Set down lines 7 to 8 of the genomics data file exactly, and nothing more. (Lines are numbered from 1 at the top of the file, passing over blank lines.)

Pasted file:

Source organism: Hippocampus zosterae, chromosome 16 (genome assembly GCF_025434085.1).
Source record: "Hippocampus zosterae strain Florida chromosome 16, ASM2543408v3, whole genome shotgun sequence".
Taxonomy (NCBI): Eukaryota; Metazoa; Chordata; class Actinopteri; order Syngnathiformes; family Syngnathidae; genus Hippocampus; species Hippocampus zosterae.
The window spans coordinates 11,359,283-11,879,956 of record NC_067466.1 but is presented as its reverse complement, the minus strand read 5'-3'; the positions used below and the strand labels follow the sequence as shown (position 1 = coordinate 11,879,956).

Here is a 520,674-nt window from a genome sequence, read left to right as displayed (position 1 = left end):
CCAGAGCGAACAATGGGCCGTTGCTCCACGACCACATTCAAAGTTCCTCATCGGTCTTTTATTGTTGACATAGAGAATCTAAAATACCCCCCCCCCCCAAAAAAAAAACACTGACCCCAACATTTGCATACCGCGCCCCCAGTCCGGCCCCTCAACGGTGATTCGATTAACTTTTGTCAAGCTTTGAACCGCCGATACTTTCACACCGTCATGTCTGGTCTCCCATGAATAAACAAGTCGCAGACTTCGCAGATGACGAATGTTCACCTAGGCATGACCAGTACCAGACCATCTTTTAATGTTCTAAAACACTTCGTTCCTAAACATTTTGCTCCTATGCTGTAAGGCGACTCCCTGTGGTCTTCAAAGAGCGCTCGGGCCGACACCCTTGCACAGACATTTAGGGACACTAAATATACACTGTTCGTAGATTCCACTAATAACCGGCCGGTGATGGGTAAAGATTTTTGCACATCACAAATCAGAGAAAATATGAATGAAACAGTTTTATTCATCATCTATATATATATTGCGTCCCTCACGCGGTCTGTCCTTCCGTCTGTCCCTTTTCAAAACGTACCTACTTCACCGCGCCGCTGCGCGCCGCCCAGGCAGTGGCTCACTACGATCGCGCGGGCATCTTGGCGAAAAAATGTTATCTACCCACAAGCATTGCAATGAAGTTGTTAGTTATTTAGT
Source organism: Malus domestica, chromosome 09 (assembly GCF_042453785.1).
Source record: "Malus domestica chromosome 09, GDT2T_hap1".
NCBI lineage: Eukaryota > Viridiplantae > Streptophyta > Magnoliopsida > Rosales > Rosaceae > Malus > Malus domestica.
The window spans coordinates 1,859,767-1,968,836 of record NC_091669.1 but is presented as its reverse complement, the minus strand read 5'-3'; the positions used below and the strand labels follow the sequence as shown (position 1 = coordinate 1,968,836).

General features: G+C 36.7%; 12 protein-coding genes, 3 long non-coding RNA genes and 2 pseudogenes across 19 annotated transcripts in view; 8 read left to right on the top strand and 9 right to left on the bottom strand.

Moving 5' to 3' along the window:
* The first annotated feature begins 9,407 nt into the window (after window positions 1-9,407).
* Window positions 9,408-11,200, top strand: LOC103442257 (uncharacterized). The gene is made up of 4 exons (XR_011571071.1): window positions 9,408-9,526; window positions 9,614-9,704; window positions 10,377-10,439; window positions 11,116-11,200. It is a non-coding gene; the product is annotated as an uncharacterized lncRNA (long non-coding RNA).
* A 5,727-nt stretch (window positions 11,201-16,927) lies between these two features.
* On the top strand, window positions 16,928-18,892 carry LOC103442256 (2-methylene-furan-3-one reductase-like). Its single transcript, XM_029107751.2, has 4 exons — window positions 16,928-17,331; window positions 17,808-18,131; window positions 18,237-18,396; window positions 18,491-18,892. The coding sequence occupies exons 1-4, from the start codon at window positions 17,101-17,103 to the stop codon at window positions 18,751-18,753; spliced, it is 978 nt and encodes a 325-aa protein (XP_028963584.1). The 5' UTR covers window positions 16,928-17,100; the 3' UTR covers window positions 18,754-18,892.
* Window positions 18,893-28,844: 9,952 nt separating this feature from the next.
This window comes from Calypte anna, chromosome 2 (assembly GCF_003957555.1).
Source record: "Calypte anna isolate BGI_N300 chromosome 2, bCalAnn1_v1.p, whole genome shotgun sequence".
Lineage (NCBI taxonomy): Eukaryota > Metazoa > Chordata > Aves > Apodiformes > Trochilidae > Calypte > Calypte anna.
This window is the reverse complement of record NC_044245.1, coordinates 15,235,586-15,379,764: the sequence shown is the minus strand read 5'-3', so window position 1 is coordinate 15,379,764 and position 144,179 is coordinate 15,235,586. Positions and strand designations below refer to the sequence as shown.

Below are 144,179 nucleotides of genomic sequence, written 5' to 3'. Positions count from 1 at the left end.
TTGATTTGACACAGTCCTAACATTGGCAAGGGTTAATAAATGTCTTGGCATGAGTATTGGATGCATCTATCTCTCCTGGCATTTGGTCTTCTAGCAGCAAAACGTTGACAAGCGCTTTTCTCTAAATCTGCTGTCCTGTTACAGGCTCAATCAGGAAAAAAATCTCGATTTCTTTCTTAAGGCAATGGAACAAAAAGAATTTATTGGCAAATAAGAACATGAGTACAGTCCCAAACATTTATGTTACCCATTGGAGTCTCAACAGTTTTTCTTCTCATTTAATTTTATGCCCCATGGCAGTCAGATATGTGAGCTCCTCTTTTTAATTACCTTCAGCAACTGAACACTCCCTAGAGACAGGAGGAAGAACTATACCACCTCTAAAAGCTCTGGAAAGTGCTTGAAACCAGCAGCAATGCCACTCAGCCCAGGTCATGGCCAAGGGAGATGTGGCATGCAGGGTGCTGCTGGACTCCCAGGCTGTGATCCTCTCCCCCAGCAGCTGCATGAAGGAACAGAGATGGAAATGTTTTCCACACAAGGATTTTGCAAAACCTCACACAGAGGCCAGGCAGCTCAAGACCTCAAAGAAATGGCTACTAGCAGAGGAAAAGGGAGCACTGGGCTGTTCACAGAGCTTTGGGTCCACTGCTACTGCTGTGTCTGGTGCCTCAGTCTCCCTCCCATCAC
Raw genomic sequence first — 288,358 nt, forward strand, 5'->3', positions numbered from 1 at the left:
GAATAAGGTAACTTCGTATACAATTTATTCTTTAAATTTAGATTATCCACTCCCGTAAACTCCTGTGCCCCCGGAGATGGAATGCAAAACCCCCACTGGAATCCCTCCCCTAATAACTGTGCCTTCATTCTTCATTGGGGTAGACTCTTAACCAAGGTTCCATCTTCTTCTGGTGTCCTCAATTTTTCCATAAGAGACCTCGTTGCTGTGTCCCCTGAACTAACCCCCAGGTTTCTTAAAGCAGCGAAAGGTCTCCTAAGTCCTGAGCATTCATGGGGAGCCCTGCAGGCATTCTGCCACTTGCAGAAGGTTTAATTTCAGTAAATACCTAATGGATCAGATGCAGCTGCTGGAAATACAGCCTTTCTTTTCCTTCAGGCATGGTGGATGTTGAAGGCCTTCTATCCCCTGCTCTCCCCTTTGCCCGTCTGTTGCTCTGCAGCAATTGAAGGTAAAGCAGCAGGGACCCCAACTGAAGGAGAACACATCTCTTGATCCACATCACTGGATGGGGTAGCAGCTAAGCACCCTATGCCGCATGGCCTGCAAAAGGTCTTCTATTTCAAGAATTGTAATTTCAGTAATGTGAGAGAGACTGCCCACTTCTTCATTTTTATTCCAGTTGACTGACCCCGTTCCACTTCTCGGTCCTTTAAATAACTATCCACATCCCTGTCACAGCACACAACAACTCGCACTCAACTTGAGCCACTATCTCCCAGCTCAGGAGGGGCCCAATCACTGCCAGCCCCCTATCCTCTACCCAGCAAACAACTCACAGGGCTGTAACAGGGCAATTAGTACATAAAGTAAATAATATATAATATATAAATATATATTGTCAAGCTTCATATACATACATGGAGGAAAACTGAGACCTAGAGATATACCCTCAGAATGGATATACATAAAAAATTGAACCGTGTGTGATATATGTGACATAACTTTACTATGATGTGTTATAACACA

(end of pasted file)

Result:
Source organism: Malus domestica, chromosome 09 (assembly GCF_042453785.1).
Source record: "Malus domestica chromosome 09, GDT2T_hap1".